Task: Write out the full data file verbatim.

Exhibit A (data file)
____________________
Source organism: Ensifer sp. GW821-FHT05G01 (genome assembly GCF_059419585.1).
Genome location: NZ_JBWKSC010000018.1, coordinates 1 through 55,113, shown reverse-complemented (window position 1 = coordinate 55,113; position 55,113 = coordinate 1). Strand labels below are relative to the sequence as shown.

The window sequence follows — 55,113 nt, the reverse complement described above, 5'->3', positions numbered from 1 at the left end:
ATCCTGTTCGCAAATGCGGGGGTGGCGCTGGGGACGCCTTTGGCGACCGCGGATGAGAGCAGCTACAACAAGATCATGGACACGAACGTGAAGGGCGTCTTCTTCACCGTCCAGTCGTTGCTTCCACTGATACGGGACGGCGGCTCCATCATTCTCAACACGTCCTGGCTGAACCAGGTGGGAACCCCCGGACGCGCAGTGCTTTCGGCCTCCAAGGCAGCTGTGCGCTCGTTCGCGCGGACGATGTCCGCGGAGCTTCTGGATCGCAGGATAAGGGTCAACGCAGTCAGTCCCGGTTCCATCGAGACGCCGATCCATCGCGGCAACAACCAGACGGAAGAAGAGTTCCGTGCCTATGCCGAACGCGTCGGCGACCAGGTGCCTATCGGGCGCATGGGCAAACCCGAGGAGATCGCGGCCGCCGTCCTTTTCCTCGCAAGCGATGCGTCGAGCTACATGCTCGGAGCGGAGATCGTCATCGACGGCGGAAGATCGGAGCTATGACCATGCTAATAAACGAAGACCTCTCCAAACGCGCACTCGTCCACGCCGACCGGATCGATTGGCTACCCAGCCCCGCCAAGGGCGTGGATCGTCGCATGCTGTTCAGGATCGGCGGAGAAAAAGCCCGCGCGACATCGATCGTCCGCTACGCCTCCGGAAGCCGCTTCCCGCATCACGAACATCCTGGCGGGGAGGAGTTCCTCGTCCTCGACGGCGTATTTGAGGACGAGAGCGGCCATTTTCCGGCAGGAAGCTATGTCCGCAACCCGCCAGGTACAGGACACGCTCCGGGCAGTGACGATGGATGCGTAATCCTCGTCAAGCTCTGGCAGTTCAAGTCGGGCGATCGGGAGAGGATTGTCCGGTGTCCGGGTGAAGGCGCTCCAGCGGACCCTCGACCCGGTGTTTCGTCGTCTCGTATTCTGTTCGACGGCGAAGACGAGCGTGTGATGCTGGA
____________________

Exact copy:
Source organism: Ensifer sp. GW821-FHT05G01 (genome assembly GCF_059419585.1).
Genome location: NZ_JBWKSC010000018.1, coordinates 1 through 55,113, shown reverse-complemented (window position 1 = coordinate 55,113; position 55,113 = coordinate 1). Strand labels below are relative to the sequence as shown.

The window sequence follows — 55,113 nt, the reverse complement described above, 5'->3', positions numbered from 1 at the left end:
ATCCTGTTCGCAAATGCGGGGGTGGCGCTGGGGACGCCTTTGGCGACCGCGGATGAGAGCAGCTACAACAAGATCATGGACACGAACGTGAAGGGCGTCTTCTTCACCGTCCAGTCGTTGCTTCCACTGATACGGGACGGCGGCTCCATCATTCTCAACACGTCCTGGCTGAACCAGGTGGGAACCCCCGGACGCGCAGTGCTTTCGGCCTCCAAGGCAGCTGTGCGCTCGTTCGCGCGGACGATGTCCGCGGAGCTTCTGGATCGCAGGATAAGGGTCAACGCAGTCAGTCCCGGTTCCATCGAGACGCCGATCCATCGCGGCAACAACCAGACGGAAGAAGAGTTCCGTGCCTATGCCGAACGCGTCGGCGACCAGGTGCCTATCGGGCGCATGGGCAAACCCGAGGAGATCGCGGCCGCCGTCCTTTTCCTCGCAAGCGATGCGTCGAGCTACATGCTCGGAGCGGAGATCGTCATCGACGGCGGAAGATCGGAGCTATGACCATGCTAATAAACGAAGACCTCTCCAAACGCGCACTCGTCCACGCCGACCGGATCGATTGGCTACCCAGCCCCGCCAAGGGCGTGGATCGTCGCATGCTGTTCAGGATCGGCGGAGAAAAAGCCCGCGCGACATCGATCGTCCGCTACGCCTCCGGAAGCCGCTTCCCGCATCACGAACATCCTGGCGGGGAGGAGTTCCTCGTCCTCGACGGCGTATTTGAGGACGAGAGCGGCCATTTTCCGGCAGGAAGCTATGTCCGCAACCCGCCAGGTACAGGACACGCTCCGGGCAGTGACGATGGATGCGTAATCCTCGTCAAGCTCTGGCAGTTCAAGTCGGGCGATCGGGAGAGGATTGTCCGGTGTCCGGGTGAAGGCGCTCCAGCGGACCCTCGACCCGGTGTTTCGTCGTCTCGTATTCTGTTCGACGGCGAAGACGAGCGTGTGATGCTGGA